Wednesday, November 9, 2005
October 12, 2005
The Couch bench was one of the best seats in the park during Sunday’s festivities at the Hood River County Library.
The children of John and Hap Couch were among the 250 people who attended the rededication of the Georgiana Smith Memorial Park.
“Remember this place. This is about people and a place,” said Rodger Schock, chairman of the county Board of Commissioners, in opening the ceremony. “This all happened because of the energy, passion, and the money of a lot of different people to make it what it was.”
Those who made it happen included community members such as the Couch family.
The Couch children purchased a memorial bench for their parents, who had made the Hood River Library a central part of their lives.
“She spent a lot of time at the library,” Mary Clark of Vancouver said of her mother, Hap, who is 97 and lives at Down Manor and was unable to attend.
“She had us at the library a lot when we were kids. I did a lot of research for my papers at Hood River High School,” Mary recalled. “The old card catalogs. Remember those?”
Hap played on the lawn as a girl and used the library all her life. She was born in 1909, four years before the library was established on land donated by Ezra Smith in memory of the community work done by his wife, Georgiana. The Smiths arrived in Hood River in 1876 and worked over the next few decades to provide a library for the young town.
“Georgiana Smith is one of my heroes,” library director June Knudson said. “There is no photo of her, and little is known about her, but she worked tirelessly toward what she felt the community ought to be.
“So many people pitched in and did this project. Georgiana Smith represents what this community is all about,” Knudson said.
During Sunday’s event, Library Foundation president Virginia Hosford urged the crowd to look at the stone bearing a plaque commemorating the Smiths.
That connection to the history of the place is what the event was all about.
Sitting on the Couch family bench, Hap’s son, David Couch of Hood River, said “We know this is what she would have wanted – some kind of contribution to the library to keep it going.”
The park has been in redevelopment for months, thanks to the work of Hood River County Public Works and Mount Hood Gardens crews, an ongoing fundraising effort by the Foundation, but Sunday was the first major gathering in the expanded park.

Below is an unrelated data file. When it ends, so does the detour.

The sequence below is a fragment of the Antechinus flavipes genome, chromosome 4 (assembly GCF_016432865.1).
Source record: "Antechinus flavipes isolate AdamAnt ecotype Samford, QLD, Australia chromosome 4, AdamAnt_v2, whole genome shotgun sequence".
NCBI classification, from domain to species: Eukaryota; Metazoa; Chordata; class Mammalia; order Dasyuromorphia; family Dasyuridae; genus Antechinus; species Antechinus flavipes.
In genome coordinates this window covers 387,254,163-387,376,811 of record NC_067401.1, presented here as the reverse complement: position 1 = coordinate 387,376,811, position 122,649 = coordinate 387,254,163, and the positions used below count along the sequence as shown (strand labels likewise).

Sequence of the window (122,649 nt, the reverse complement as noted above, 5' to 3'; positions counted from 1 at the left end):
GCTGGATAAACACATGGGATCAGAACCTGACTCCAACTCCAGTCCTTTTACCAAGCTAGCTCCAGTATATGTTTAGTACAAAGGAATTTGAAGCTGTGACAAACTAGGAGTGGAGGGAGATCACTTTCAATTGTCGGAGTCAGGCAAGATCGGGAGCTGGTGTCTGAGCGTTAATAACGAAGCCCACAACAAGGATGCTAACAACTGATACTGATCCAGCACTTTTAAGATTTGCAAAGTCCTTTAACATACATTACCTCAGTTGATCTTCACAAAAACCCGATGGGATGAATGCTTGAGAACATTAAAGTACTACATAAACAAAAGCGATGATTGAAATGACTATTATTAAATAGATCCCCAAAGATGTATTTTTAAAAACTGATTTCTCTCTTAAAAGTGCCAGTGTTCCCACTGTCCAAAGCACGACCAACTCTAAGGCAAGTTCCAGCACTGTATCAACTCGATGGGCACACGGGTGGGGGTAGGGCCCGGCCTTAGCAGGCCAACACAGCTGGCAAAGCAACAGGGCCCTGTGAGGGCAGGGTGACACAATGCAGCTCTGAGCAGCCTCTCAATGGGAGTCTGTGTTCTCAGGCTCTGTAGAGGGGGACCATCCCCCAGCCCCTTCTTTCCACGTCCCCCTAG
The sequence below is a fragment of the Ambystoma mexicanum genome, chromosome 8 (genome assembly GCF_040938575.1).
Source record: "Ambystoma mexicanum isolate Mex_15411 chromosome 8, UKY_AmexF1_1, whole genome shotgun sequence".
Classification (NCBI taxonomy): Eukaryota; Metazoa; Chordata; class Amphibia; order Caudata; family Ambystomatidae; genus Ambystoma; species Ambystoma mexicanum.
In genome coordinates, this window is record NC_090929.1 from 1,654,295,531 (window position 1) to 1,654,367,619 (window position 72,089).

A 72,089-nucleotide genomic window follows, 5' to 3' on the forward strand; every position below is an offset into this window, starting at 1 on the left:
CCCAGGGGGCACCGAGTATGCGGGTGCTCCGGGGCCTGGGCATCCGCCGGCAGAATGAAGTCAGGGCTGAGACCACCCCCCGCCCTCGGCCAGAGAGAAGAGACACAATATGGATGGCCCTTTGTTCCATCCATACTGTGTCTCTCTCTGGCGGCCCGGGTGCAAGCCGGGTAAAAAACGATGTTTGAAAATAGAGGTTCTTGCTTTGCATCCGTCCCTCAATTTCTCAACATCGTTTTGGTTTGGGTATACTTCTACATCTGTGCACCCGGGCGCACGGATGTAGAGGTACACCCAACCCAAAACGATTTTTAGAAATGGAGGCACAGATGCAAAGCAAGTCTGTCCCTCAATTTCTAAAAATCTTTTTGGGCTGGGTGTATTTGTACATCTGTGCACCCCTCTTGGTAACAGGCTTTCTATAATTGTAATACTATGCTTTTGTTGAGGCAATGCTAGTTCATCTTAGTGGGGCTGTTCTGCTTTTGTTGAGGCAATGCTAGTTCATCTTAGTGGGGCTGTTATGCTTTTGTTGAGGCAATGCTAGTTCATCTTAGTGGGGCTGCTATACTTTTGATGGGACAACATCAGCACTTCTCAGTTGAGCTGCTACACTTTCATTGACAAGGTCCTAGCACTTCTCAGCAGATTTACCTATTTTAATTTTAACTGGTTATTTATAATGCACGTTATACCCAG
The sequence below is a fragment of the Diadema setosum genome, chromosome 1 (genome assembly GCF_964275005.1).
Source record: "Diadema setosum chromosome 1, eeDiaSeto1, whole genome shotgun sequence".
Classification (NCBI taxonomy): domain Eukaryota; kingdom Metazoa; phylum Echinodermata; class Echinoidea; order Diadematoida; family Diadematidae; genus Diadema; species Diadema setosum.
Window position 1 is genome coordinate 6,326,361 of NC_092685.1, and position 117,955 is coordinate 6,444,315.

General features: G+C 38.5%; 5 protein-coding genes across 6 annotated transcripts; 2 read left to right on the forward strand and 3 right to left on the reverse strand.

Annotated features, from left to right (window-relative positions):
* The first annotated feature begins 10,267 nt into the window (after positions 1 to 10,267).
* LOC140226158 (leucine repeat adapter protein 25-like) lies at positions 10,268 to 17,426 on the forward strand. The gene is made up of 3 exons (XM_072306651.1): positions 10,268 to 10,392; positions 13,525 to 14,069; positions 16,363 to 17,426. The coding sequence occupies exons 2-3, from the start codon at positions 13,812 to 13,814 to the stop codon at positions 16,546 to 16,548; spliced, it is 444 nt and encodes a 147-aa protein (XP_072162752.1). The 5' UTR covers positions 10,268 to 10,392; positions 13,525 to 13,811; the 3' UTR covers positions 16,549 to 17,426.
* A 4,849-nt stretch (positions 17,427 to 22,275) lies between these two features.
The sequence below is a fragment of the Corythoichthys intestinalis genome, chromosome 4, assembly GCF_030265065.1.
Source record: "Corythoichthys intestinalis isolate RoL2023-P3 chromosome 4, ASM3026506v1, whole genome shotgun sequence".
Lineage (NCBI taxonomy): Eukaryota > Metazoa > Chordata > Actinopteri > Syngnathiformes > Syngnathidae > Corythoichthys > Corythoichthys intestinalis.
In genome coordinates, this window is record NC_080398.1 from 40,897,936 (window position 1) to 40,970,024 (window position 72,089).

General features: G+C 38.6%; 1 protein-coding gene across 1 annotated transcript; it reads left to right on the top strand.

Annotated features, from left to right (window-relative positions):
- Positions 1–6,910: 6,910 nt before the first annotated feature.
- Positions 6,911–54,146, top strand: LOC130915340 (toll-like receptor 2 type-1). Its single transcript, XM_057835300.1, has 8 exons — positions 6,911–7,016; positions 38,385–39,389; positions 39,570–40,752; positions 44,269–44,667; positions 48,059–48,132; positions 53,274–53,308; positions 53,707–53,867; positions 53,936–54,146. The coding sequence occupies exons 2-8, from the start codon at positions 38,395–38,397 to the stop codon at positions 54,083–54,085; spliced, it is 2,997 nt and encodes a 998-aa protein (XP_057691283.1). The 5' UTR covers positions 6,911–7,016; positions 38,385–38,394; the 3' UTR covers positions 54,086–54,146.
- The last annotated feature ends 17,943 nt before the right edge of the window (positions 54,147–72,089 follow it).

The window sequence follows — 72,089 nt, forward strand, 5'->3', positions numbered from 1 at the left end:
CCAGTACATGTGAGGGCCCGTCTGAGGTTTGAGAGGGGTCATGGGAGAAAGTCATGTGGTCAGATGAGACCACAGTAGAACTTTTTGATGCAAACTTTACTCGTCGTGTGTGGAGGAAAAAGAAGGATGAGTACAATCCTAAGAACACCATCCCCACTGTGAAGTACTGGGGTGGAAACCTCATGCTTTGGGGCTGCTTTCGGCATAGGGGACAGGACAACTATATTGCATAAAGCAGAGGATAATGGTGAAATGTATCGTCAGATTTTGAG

John and Charlene Stoltz of Hood River donated the land next to the existing Smith park.
Marion McNew of Mount Hood Gardens designed the park and oversaw the work, along with Dean Guess, county facilities director and library director June Knudson.
Where scrub lawn and unkempt foliage dominated, something new has been created: patios, walkways, the Rotary Club pergola, trees and plantings, new lawn, a broad walkway linking the library to Sixth Street, and benches such as the Couches’.
Meanwhile, the original section of the park has a new stairway and concrete path between Oak and State streets, trees, new Children’s Patio and Front Patio, and a broad sidewalk.
Rotary Club president Michael Schock and past president Judy Dutcher helped in the park ribbon-cutting, held at the new Rotary pergola.
The wooden structure is the product of a $10,000 club donation that served as its centennial project for Rotary International, founded in 1905.
“Our club has helped in the past with the Children’s Park, Rotary Skate Park, and other projects for our young people, so we (Rotary) saw this as a good project to take on, a natural extension of what we’d already done,” Dutcher said.
Community donations have taken the form of $50 bricks to $750 benches to $10,000 patios such as the one paid for by Phil Jensen in honor of his family, by the library’s State Street entrance.
The Sherrerd family enjoyed seeing the Magnolia planted in honor of Kathleen Sherrerd, overlooking Oak Street.
Throughout the afternoon, people walked along the park paths, eyes down, looking for bricks and those of friends.
“I think it’s a wonderful thing that’s been done,” said Betty Deane of Hood River. “It builds community, and we need more of that. As a community we need to remember ourselves and our history.”
Pat Pattison, a Hood River native, said, “It feels good to have something so beautiful in our town.” Of the former park, she said, “it was there without being used as much as it could.”
“I think that Marion was the perfect person to do this. She did an excellent job.”
On Sunday, McNew said she tried to keep the design simple, with lawns, patios, walkways and benches where people could meet.
“This is a place for people to enjoy the view, enjoy the place, and enjoy each other,” McNew said.
That was the order of the day Sunday. Hosford said the rededication was the culmination of extensive hard work by many people.
“This is truly a gathering of community,” Hosford said, pointing to the 70-year-old stone wall overlooking the south edge of the expanded park, an edifice built by the same masons who built the Historic Columbia River Highway.
“You are in the middle of history,” Hosford said.
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Lawnmower torches Arbor Vitae on Portland Drive
The riding lawn mower driven by Norma Cannon overheated and made contact with dry arbor vitae owned by Lee and Norma Curtis, sending more than a dozen of the tightly-packed trees up in flames. The mower, visible at far right, was totaled. No one was injured; neighbors first kept the fire at bay with garden hoses and Westside and Hood River Fire Departments responded and doused the fire before it reached any structures. Westside Fire chief Jim Trammell, in blue shirt, directs firefighters. The video was taken by Capt. Dave Smith of Hood River Fire Department. Enlarge